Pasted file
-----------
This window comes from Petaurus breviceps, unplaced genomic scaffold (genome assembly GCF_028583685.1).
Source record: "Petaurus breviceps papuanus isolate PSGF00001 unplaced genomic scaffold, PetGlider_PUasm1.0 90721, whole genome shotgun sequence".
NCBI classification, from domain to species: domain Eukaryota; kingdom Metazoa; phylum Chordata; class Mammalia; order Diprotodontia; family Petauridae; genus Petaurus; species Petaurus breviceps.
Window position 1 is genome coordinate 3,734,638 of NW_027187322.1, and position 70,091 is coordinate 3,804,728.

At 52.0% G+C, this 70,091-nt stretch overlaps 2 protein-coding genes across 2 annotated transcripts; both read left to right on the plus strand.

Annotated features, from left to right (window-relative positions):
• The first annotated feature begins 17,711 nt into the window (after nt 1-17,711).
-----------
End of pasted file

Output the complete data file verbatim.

This window comes from Petaurus breviceps, unplaced genomic scaffold (genome assembly GCF_028583685.1).
Source record: "Petaurus breviceps papuanus isolate PSGF00001 unplaced genomic scaffold, PetGlider_PUasm1.0 90721, whole genome shotgun sequence".
NCBI classification, from domain to species: domain Eukaryota; kingdom Metazoa; phylum Chordata; class Mammalia; order Diprotodontia; family Petauridae; genus Petaurus; species Petaurus breviceps.
Window position 1 is genome coordinate 3,734,638 of NW_027187322.1, and position 70,091 is coordinate 3,804,728.

At 52.0% G+C, this 70,091-nt stretch overlaps 2 protein-coding genes across 2 annotated transcripts; both read left to right on the plus strand.

Annotated features, from left to right (window-relative positions):
• The first annotated feature begins 17,711 nt into the window (after nt 1-17,711).